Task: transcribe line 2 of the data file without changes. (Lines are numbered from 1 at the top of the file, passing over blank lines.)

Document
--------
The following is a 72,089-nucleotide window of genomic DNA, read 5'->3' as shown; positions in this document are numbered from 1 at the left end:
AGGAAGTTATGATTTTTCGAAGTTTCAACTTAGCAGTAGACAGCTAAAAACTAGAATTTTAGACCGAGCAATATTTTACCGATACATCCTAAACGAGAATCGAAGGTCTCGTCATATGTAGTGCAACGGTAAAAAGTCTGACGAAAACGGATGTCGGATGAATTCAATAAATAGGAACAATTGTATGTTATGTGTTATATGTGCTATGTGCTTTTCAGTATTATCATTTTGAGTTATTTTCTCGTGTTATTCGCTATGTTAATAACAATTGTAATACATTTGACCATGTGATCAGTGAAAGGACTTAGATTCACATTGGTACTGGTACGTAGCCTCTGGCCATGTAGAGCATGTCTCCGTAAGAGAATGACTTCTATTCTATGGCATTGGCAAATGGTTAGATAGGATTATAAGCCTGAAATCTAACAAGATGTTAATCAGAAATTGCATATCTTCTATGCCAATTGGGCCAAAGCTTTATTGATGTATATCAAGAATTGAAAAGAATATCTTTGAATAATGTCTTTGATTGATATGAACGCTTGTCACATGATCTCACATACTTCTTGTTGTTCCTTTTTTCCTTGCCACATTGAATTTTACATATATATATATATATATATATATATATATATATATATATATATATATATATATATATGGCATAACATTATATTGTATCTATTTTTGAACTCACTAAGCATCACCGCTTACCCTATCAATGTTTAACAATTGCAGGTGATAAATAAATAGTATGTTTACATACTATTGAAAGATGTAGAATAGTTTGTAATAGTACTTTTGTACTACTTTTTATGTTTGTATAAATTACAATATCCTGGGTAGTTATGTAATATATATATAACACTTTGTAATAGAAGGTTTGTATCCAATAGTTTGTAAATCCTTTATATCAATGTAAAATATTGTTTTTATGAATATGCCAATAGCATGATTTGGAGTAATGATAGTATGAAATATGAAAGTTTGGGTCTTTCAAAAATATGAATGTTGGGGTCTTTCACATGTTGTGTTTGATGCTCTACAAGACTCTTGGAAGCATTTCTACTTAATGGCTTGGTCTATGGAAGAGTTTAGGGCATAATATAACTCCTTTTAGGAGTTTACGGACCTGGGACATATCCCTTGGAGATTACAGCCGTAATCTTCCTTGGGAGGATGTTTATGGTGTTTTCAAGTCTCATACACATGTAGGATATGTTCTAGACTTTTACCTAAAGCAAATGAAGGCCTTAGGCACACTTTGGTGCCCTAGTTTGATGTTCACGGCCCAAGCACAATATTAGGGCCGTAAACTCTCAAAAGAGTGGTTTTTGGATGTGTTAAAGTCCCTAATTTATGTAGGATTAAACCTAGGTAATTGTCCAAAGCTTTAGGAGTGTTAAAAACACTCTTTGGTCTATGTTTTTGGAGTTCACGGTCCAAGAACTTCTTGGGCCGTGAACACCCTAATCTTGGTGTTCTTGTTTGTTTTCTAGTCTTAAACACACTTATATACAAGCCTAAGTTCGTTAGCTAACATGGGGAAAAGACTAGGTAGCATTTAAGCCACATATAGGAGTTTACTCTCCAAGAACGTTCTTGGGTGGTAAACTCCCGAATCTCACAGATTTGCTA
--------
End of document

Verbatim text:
AGGAAGTTATGATTTTTCGAAGTTTCAACTTAGCAGTAGACAGCTAAAAACTAGAATTTTAGACCGAGCAATATTTTACCGATACATCCTAAACGAGAATCGAAGGTCTCGTCATATGTAGTGCAACGGTAAAAAGTCTGACGAAAACGGATGTCGGATGAATTCAATAAATAGGAACAATTGTATGTTATGTGTTATATGTGCTATGTGCTTTTCAGTATTATCATTTTGAGTTATTTTCTCGTGTTATTCGCTATGTTAATAACAATTGTAATACATTTGACCATGTGATCAGTGAAAGGACTTAGATTCACATTGGTACTGGTACGTAGCCTCTGGCCATGTAGAGCATGTCTCCGTAAGAGAATGACTTCTATTCTATGGCATTGGCAAATGGTTAGATAGGATTATAAGCCTGAAATCTAACAAGATGTTAATCAGAAATTGCATATCTTCTATGCCAATTGGGCCAAAGCTTTATTGATGTATATCAAGAATTGAAAAGAATATCTTTGAATAATGTCTTTGATTGATATGAACGCTTGTCACATGATCTCACATACTTCTTGTTGTTCCTTTTTTCCTTGCCACATTGAATTTTACATATATATATATATATATATATATATATATATATATATATATATATATATATATATATGGCATAACATTATATTGTATCTATTTTTGAACTCACTAAGCATCACCGCTTACCCTATCAATGTTTAACAATTGCAGGTGATAAATAAATAGTATGTTTACATACTATTGAAAGATGTAGAATAGTTTGTAATAGTACTTTTGTACTACTTTTTATGTTTGTATAAATTACAATATCCTGGGTAGTTATGTAATATATATATAACACTTTGTAATAGAAGGTTTGTATCCAATAGTTTGTAAATCCTTTATATCAATGTAAAATATTGTTTTTATGAATATGCCAATAGCATGATTTGGAGTAATGATAGTATGAAATATGAAAGTTTGGGTCTTTCAAAAATATGAATGTTGGGGTCTTTCACATGTTGTGTTTGATGCTCTACAAGACTCTTGGAAGCATTTCTACTTAATGGCTTGGTCTATGGAAGAGTTTAGGGCATAATATAACTCCTTTTAGGAGTTTACGGACCTGGGACATATCCCTTGGAGATTACAGCCGTAATCTTCCTTGGGAGGATGTTTATGGTGTTTTCAAGTCTCATACACATGTAGGATATGTTCTAGACTTTTACCTAAAGCAAATGAAGGCCTTAGGCACACTTTGGTGCCCTAGTTTGATGTTCACGGCCCAAGCACAATATTAGGGCCGTAAACTCTCAAAAGAGTGGTTTTTGGATGTGTTAAAGTCCCTAATTTATGTAGGATTAAACCTAGGTAATTGTCCAAAGCTTTAGGAGTGTTAAAAACACTCTTTGGTCTATGTTTTTGGAGTTCACGGTCCAAGAACTTCTTGGGCCGTGAACACCCTAATCTTGGTGTTCTTGTTTGTTTTCTAGTCTTAAACACACTTATATACAAGCCTAAGTTCGTTAGCTAACATGGGGAAAAGACTAGGTAGCATTTAAGCCACATATAGGAGTTTACTCTCCAAGAACGTTCTTGGGTGGTAAACTCCCGAATCTCACAGATTTGCTA